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Farm management: Improving your farm’s income

It’s easy to talk about making money on a farm; many ‘millions’ have been ‘made’ using a piece of paper, a pen and a calculator. The reality is very different. Here are some practical issues to consider.

Every farmer wants to maximise his earnings from his farm. This is not only sensible but also necessary, from a business point of view. Challenged by many farming costs going through the roof, a farmer has to find ways to survive. What are some of the things he can do? Let’s look at a few of them.


It is always a good idea to start by looking at what you’ve got before you consider other options. What can be done to improve current production off the land that is being used? Of course, these are seldom “quick fix” solutions, as Nature does not operate that way. The ideas outlined here are slower, but important all the same.


  • Start by looking at your fertiliser/feeding programmes.
  • Perhaps you should take soil samples again, just to make sure.
  • Are you using the right quantities of the right fertiliser, at the right time?
  • Are you doing so correctly, either by hand or machine?
  • Call in your extension officer or fertiliser consultant.
  • Talk to knowledgeable people who can offer practical advice.
  • If you get your fertiliser programme right, you will save money and boost yields.


  • If you are growing vegetables you should look closely at the varieties.
  • Seed companies and seedling nurseries offer a wide selection of varieties of any crop to suit different circumstances.
  • Some are better suited to colder times than others, while some prefer the summer months. Some are more drought resistant, others grow more vigorously, yet others have resistance to certain diseases and pests.
  • The key for a farmer is to select the right variety for his circumstances and the time of year.
  • And don’t forget what the market does and does not like.


  • Many farmers make the mistake of over-watering their crops, which affects quality and yield.
  • Professional farmers use different methods to measure when and how much water to give their crops.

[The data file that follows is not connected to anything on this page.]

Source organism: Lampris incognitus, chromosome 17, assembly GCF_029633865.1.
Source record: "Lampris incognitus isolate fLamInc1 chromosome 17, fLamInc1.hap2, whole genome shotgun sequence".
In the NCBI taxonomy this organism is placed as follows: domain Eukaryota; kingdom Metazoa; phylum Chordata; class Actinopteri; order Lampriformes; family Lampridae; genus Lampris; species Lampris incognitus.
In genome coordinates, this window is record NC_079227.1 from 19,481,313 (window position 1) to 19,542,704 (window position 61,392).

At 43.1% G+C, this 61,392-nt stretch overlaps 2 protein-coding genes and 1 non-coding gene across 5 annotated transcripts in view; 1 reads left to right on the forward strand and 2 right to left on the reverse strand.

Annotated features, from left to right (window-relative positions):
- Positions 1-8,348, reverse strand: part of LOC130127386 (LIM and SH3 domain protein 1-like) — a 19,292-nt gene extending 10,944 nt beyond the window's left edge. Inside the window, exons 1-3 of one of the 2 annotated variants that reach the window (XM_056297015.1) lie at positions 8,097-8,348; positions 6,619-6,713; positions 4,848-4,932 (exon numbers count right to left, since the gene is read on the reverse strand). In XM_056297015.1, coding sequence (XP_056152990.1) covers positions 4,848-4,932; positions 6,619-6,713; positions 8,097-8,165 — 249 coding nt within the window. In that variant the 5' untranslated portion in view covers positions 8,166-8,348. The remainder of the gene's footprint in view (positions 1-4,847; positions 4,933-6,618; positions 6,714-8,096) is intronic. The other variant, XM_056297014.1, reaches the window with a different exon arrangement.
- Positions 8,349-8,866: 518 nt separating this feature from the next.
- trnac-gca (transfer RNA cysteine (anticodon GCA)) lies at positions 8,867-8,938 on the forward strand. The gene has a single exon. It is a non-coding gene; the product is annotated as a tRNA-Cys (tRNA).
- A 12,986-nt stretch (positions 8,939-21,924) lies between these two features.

• If you don’t have these instruments, watch the plants closely.
  • When the colour of the leaves starts turning a darker shade, it could be a sign that they need water.
  • If the leaves start curling up, you’ve left it too long.
  • The point about watering is that you don’t want the plants to be stressed because they have had too little water.
  • You don’t want to give them too much water either.
  • Finding the balance is the key; if you do, the plant will respond well.


Always go for good quality. This will bring you a better income and there is also the hidden benefit of lower production costs.

It works like this:

  • If you produce 10 000 units (boxes, bags, pockets or heads of cabbage, for instance) it makes sense if the majority is Class 1 quality, which will always fetch a higher price.
  • If you are producing more Class 2 or even Class 3 than Class 1, your cost per unit goes up because the price you get will be lower.
  • It costs you the same to produce those 10 000 units, whatever the quality, so you might as well try to get as much Class 1 out of them as possible.
  • All these issues take time and should be part of your management plan anyway.
  • They are things you look at all the time so you can improve your farming operations wherever you can.

Any farmer who is honest with himself will admit that there is always room for improvement. Get those improvements in place before you try anything else.


Increase area under production. This might seem logical but it is not that simple.

First of all you have to ask yourself: Am I maximising what I am currently farming? If you do not have your existing production area working to its full potential, it doesn’t make sense to go bigger.

Many farmers make the mistake of thinking that by going bigger they will make more money, but they forget about the increased costs, and do not consider whether they can maintain the standard of quality in order to get the highest prices.

In the end you could end up with plenty of headaches and little else. So, if you are planning to expand production, first make sure you really need to do so because your existing production is at its maximum. Then make sure you have the finance, equipment, labour, infrastructure, management time and market to take on the expansion.


  • This can be a good option as long as you’ve done all the things discussed above.
  • You also need to consider carefully what new crop or crops you plan to grow.
  • Or perhaps you want to go into farming chickens or pigs.
  • No matter what you have in mind, always ask yourself first:
  • Do I know enough about this kind of farming?
  • Is there is a good market for the product?
  • Is it suited to my area?
  • What are the production requirements?
  • Do I have the infrastructure?
  • Will I be able to handle the demands of a new enterprise as well as existing farming?
  • What are the marketing requirements?

Diversifying needs careful planning and consideration. And remember that it is usually a good idea in farming to have more than one income-producing option – just in case!

Farmers are natural optimists, which is a wonderful thing. But be careful that your optimism doesn’t start to lead you away from your core business. In sport they talk about “sticking to the basics”. Farming is no different.

Also read: Farm management: Learn more about planning and money matters

  • This article was written by Michael Cordes and first appeared in Farming SA.

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